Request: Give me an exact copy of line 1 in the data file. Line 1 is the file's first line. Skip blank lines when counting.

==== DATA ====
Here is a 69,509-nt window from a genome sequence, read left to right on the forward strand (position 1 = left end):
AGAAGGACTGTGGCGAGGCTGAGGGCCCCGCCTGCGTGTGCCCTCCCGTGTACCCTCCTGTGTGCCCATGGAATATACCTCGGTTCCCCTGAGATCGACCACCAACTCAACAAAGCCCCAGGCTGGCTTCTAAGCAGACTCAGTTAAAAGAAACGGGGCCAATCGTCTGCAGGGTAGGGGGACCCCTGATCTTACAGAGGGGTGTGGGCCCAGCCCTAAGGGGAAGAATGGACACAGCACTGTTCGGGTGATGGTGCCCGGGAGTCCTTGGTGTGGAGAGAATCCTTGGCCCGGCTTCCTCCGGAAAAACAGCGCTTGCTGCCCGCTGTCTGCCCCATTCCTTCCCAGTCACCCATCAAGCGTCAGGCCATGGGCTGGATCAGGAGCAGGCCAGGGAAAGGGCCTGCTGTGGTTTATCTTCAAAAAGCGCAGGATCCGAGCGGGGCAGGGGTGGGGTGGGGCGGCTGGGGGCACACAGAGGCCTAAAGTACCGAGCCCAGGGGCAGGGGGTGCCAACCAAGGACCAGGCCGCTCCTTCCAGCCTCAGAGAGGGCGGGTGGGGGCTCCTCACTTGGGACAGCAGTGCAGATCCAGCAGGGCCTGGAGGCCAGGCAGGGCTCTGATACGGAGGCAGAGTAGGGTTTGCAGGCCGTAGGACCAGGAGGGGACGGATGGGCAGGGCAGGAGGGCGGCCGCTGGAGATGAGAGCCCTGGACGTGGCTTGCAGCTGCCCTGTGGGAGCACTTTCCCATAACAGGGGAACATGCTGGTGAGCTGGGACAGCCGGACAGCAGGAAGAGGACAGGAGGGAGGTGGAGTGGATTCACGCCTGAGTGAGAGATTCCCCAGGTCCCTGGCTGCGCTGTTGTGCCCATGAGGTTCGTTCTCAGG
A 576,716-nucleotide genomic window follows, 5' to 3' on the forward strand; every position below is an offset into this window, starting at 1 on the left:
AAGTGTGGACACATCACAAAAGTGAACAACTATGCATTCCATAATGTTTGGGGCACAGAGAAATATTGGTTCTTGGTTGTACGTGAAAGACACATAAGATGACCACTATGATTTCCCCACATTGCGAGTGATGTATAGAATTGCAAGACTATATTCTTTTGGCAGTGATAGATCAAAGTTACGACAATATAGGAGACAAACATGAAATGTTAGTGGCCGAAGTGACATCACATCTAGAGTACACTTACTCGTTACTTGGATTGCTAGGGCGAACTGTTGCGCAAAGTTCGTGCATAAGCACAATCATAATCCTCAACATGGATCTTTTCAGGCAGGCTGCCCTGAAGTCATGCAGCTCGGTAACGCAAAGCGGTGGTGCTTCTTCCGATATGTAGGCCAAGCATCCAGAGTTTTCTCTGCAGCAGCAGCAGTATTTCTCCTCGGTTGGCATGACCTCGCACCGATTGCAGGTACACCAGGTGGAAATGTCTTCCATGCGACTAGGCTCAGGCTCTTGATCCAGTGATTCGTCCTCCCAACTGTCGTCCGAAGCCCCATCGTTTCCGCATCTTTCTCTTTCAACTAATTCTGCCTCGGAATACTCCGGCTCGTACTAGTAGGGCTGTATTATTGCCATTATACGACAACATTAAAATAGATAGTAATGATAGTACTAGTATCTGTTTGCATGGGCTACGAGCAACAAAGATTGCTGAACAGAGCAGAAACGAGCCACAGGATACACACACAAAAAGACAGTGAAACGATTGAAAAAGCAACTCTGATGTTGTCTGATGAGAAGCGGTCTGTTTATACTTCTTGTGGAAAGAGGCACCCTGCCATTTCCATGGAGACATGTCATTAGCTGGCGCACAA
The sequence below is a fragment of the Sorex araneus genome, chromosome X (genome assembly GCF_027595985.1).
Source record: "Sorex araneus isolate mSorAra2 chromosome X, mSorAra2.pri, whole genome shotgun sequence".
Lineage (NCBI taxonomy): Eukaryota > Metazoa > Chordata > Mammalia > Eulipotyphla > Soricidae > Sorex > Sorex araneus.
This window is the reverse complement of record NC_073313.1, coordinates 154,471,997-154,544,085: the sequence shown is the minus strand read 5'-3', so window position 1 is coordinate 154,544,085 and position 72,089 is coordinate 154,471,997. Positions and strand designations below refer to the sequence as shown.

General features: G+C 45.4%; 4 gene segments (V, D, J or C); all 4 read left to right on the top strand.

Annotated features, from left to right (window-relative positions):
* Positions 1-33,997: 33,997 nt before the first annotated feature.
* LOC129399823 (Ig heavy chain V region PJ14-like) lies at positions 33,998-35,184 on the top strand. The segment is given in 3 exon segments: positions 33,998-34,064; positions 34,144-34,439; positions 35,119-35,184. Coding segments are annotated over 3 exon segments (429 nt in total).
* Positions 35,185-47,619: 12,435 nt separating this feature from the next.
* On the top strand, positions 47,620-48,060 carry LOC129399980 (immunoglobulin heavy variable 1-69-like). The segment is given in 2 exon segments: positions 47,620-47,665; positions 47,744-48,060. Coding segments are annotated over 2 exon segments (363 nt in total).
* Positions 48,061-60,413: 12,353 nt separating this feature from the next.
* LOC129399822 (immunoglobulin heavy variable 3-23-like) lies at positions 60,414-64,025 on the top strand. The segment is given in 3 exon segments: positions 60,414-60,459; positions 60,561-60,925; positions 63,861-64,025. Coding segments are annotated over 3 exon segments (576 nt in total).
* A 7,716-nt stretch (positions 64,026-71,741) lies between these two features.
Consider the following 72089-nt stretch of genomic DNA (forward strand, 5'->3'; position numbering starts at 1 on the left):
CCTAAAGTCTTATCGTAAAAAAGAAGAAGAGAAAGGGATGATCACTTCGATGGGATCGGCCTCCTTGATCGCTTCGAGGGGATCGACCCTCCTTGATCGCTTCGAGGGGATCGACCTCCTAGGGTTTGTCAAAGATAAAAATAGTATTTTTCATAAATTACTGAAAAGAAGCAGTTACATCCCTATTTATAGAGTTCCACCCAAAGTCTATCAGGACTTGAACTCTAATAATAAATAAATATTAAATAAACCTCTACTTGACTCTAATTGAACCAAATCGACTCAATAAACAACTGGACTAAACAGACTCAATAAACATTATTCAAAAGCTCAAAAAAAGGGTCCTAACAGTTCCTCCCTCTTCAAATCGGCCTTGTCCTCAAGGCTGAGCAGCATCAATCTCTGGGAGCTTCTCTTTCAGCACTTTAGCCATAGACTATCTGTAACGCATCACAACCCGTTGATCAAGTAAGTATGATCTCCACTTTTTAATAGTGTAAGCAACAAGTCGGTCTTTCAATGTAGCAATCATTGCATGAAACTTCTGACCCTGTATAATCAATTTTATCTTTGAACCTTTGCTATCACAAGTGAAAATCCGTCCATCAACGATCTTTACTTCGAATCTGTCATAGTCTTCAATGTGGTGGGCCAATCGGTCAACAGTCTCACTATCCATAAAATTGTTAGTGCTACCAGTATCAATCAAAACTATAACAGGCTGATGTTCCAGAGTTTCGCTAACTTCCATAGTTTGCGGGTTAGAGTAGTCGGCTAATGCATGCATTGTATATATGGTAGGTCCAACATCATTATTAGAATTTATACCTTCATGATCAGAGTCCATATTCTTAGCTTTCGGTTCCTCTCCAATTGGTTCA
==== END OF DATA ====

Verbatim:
Here is a 69,509-nt window from a genome sequence, read left to right on the forward strand (position 1 = left end):